Paper: Membrane protective role of autophagic machinery during infection of epithelial cells by Candida albicans. CFATG
Paper: Membrane protective role of autophagic machinery during infection of epithelial cells by Candida albicans.

Membrane protective role of autophagic machinery during infection of epithelial cells by Candida albicans

Lapaquette P, Ducreux A, Basmaciyan L, Paradis T, Bon F, Bataille A, Winckler P, Hube B, d’Enfert C, Esclatine A, Dubus E, Bringer MA, Morel E and Dalle F.

Contact: Pierre Lapaquette (pierre.lapaquette@u-bourgogne.fr) and Frédéric Dalle (frederic.dalle@u-bourgogne.fr)

Link to the paper:
https://www.tandfonline.com/doi/full/10.1080/19490976.2021.2004798

Abstract:
Candida albicans (C. albicans) is an opportunistic pathogen causing infections ranging from superficial to life-threatening disseminated infections. In a susceptible host, C. albicans is able to translocate through the gut barrier, promoting its dissemination into deeper organs. C. albicans hyphae can invade human epithelial cells by two well-documented mechanisms: epithelial-driven endocytosis and C. albicans-driven active penetration. One mechanism by which host cells protect themselves against intracellular C. albicans is termed autophagy. The protective role of autophagy during C. albicans infection has been investigated in myeloid cells; however, far less is known regarding the role of this process during the infection of epithelial cells. In the present study, we investigated the role of autophagy-related proteins during the infection of epithelial cells, including intestinal epithelial cells and gut explants, by C. albicans. Using cell imaging, we show that key molecular players of the autophagy machinery (LC3-II, PI3P, ATG16L1, and WIPI2) were recruited at Candida invasion sites. We deepened these observations by electron microscopy analyses that reveal the presence of autophagosomes in the vicinity of invading hyphae. Importantly, these events occur during active penetration of C. albicans into host cells and are associated with plasma membrane damage. In this context, we show that the autophagy-related key proteins ATG5 and ATG16L1 contribute to plasma membrane repair mediated by lysosomal exocytosis and participate in protecting epithelial cells against C. albicans-induced cell death. Our findings provide a novel mechanism by which epithelial cells, forming the first line of defense against C. albicans in the gut, can react to limit C. albicans invasion.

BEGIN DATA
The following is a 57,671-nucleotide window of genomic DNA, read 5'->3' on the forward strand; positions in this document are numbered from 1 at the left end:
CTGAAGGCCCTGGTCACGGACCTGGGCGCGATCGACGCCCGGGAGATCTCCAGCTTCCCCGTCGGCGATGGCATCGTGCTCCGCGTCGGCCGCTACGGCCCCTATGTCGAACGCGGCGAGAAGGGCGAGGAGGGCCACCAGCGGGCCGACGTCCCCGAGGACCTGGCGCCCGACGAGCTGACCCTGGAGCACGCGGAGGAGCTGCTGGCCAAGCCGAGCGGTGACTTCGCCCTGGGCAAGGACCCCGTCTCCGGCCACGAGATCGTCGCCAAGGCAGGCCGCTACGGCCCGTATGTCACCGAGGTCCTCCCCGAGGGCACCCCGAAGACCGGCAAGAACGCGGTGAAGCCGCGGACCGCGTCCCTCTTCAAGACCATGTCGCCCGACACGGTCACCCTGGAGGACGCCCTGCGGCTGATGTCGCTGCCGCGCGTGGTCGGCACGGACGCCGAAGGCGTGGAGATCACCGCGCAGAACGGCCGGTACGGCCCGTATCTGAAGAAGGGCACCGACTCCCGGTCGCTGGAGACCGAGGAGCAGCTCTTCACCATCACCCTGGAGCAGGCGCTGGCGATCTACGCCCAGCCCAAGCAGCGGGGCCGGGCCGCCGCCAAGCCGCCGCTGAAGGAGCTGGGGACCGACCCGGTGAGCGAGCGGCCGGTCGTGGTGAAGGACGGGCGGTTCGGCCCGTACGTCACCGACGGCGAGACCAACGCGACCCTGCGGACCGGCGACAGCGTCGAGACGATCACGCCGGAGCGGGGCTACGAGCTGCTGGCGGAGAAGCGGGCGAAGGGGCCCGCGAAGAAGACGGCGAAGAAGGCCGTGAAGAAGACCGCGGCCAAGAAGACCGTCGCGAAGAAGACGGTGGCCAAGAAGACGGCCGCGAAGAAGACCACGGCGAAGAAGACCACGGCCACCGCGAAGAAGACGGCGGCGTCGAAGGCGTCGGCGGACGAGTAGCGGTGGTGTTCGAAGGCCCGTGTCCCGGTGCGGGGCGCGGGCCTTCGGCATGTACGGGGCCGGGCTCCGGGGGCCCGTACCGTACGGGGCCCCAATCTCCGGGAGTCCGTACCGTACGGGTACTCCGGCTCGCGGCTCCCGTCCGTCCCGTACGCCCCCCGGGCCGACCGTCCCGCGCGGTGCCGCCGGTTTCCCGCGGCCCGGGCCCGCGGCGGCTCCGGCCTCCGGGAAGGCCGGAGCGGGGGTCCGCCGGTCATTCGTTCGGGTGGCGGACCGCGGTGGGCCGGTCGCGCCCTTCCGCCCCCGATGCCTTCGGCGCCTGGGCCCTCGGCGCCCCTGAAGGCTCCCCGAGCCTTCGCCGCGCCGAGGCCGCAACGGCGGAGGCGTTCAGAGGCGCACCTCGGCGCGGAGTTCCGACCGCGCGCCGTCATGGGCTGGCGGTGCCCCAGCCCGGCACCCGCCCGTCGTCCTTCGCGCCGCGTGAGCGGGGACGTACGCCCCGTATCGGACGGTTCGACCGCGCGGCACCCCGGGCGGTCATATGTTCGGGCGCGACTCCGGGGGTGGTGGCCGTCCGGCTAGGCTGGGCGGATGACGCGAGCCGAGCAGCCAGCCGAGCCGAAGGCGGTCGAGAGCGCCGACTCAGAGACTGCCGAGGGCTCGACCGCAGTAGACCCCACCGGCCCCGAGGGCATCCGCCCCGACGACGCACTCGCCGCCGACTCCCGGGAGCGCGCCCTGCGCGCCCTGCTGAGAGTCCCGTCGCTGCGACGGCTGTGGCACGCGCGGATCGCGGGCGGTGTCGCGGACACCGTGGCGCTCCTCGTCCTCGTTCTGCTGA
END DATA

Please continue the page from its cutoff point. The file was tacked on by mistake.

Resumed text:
Comments are closed.